Cross-posted from Postmodern Woman
Romantic movies and books tend to bore me. Even the erotic ones. They’re filled with jealousy, ownership, and terrible communication coupled with a severe lack of emotional (and simple anatomical) intelligence. There is usually no reason for either of the romantic people to love one another, no thought as to logistics, and it’s pretty much the same story over and over again. I’ve lamented about this before on my blog and on Youtube.
But I do enjoy some romantic movies and books. I really like About Time, 50 First Dates, and Two Night Stand. For a lot of other movies, shows, and books I simply ignore the romantic parts if the story is entertaining, deep, or visually stunning.
And then there are the books, shows, or movies in which I totally fall in love with the wrong part of the story. For instance, The Darkangel Trilogy by Meredith Ann Pierce features a very intimate passionate friendship between Aeriel and Erin. And instead of ending up with the abusive guy who realizes way too late that he loves her (and having her literally sacrifice her life for him countless times), Aeriel goes off on her own in the end with her best friend, Erin. That, to me, is the most beautiful thing.
Erin is so fully and utterly dedicated to Aeriel. She walks beside her on her journey, she demands nothing, and she has no expectations. They love one another fiercely and they belong to one another in such a nonpossessive and effortless way. They share what I like to call resonant love (from my article on the types of passionate aromantic love). The Darkangel Trilogy was one of my favorite set of books to read as a teen because I had never seen friendship win out over romantic love. It delighted me in a way I didn’t have words for until I stumbled across The Thinking Asexual’s blog and discovered (and became a part of) the Queer Relationship Project.
For the longest time I thought only the Japanese valued intimate friendships of all kinds. If you’re not sure what I’m talking about then you probably haven’t seen any anime, ever. Manga and anime is as full of passionate, queerplatonic, romantic friendships as it is full of hentai. And the friendships that made the most lasting impression on me were the one between Utena and Anthy in Revolutionary Girl Utena (featured in the picture above) and the one between Tsuzuki and Hisoka in Descendents of Darkness.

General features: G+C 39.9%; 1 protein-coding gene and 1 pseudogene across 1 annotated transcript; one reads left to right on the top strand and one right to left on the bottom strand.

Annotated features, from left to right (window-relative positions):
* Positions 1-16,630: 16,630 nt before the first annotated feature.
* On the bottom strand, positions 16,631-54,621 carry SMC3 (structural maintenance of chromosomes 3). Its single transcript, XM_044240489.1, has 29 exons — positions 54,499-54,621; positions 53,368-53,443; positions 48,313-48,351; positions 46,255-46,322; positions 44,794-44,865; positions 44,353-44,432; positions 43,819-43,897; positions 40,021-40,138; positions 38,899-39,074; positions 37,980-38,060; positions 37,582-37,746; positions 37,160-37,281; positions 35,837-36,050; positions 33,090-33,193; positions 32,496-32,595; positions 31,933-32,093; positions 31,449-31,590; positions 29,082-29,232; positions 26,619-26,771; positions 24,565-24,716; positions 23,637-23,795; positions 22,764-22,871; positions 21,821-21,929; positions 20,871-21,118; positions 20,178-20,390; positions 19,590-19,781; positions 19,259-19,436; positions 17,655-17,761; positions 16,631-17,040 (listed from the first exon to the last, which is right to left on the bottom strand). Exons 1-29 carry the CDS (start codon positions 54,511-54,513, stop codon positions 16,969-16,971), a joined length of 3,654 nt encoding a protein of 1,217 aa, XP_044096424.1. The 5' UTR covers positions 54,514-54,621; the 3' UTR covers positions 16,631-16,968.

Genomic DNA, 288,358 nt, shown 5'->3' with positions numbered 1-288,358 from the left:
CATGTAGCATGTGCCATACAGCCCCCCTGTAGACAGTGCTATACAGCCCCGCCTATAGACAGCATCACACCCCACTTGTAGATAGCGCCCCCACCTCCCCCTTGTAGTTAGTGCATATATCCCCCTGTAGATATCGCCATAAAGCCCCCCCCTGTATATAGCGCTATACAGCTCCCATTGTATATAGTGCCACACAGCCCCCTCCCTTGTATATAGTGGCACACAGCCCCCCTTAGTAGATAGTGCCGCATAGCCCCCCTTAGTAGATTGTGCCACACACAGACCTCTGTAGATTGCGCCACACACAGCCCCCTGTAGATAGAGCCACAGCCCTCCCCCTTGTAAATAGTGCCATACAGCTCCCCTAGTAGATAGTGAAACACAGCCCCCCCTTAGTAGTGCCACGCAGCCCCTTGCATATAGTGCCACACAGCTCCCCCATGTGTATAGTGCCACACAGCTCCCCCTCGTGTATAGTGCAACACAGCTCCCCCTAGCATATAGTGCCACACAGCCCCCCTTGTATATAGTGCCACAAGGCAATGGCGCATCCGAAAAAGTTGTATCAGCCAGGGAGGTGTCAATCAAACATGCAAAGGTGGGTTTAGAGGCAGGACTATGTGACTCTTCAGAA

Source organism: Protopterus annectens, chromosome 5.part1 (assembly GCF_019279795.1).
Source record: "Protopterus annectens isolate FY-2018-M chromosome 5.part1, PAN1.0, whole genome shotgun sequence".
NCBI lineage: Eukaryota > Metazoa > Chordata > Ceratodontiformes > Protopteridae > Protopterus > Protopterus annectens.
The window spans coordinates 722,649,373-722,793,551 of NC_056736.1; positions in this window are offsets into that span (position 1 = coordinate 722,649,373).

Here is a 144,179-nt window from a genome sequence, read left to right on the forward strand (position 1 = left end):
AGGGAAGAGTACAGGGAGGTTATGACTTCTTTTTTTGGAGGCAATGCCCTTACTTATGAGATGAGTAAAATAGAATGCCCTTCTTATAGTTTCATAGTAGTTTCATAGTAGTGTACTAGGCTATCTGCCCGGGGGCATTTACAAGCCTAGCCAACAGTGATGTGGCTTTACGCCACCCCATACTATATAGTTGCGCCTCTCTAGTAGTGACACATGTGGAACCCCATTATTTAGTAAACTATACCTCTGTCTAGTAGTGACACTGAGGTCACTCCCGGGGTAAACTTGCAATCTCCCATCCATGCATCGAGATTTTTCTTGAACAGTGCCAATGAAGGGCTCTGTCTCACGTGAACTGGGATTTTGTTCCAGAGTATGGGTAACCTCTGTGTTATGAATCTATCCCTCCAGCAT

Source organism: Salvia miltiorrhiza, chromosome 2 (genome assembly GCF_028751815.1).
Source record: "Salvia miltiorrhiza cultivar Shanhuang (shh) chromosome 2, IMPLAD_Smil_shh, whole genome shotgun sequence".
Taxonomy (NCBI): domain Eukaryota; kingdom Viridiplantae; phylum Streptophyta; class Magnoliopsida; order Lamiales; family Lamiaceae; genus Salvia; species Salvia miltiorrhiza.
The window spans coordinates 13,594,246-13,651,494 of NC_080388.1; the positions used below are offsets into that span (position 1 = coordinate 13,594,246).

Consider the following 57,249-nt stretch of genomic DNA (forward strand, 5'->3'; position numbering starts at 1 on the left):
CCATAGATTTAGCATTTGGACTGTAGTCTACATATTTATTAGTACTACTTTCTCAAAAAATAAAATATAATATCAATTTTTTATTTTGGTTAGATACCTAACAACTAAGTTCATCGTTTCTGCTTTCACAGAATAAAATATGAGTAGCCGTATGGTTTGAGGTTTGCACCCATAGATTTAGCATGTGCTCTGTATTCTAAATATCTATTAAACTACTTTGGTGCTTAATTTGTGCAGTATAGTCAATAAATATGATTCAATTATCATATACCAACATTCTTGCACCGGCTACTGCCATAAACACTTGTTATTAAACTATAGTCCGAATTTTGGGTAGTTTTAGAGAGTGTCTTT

Utena and Anthy are my absolute favorites. My sister and I lovingly and jokingly refer to one another by those monikers from time to time. And while Utena and Anthy’s relationship in the film contains a sexual element, the emphasis across all three mediums (feature film, manga, and anime) is on their bond of friendship. They are committed to one another, devoted, and even sensually close.
Though Utena starts out wanting to be a Prince, and Anthy’s Prince in particular, by the end of the series they both understand that it is an erasure of everything they both are. There are so many ways to deconstruct the Utena/Anthy narrative. It was created as a feminist anime to highlight and address gender inequality in Asian countries. There are so many lovely and enticing layers of understanding to delve into and so many lenses and perspectives to gleam from it. While it definitely excites my intellectual response and temporarily sates my sapiosexuality it also draws on my very soul.
Even though Utena and Anthy do end up fighting over the same guy and betraying one another, you discover that they are both triumphant in the end. Anthy is free of the restrictions of womanhood and ready to set out to find her sweet Utena once more in a better world. Their failings are inherent to the system in which they’d been enslaved. In order to save themselves they had to break free of it.
Suffice it to say I’ve cried quite a few times over Utena. It is an ideal I wish to make reality. It is an amazing and vulnerable example of what friendships fail to be, what they aspire to, and then what they can be. It urges you to examine your ideas about romantic, platonic, and passionate love. It blurs the lines between friendships and relationships. It sums up the glory of consummate love without romance or infatuation being necessary.
It makes my heart flutter in a way that very few (if any) romantic stories can. With or without sex, friendship is golden to me. I take it seriously. Most people tend to only have acquaintances that they give that title to or they use it to escape a relationship. For me, it’s what makes the world go round.
Friendship: intimacy free of expectation, reciprocal vulnerability, completely voluntary and soulful interaction.